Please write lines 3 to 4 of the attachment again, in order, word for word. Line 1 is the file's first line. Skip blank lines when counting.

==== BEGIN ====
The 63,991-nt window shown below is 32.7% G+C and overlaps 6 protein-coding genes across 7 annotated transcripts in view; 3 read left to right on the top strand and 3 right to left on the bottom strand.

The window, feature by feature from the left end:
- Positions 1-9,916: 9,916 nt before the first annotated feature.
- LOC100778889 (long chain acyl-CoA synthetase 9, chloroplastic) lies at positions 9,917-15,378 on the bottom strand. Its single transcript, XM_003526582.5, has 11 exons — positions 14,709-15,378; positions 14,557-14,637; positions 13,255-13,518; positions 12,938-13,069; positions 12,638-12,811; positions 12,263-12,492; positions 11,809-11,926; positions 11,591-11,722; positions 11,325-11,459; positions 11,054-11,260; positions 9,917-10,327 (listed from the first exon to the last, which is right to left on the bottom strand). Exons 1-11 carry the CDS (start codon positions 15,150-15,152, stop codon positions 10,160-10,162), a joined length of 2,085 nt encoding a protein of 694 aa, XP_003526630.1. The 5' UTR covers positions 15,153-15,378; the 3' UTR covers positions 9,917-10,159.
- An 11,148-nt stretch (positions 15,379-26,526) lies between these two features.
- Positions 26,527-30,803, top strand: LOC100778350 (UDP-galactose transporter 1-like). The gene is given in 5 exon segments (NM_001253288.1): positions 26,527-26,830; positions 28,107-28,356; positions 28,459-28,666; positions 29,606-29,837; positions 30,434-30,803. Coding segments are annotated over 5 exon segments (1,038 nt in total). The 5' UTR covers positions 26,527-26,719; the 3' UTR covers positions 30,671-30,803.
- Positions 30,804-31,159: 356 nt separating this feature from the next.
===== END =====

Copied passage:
- Positions 1-9,916: 9,916 nt before the first annotated feature.
- LOC100778889 (long chain acyl-CoA synthetase 9, chloroplastic) lies at positions 9,917-15,378 on the bottom strand. Its single transcript, XM_003526582.5, has 11 exons — positions 14,709-15,378; positions 14,557-14,637; positions 13,255-13,518; positions 12,938-13,069; positions 12,638-12,811; positions 12,263-12,492; positions 11,809-11,926; positions 11,591-11,722; positions 11,325-11,459; positions 11,054-11,260; positions 9,917-10,327 (listed from the first exon to the last, which is right to left on the bottom strand). Exons 1-11 carry the CDS (start codon positions 15,150-15,152, stop codon positions 10,160-10,162), a joined length of 2,085 nt encoding a protein of 694 aa, XP_003526630.1. The 5' UTR covers positions 15,153-15,378; the 3' UTR covers positions 9,917-10,159.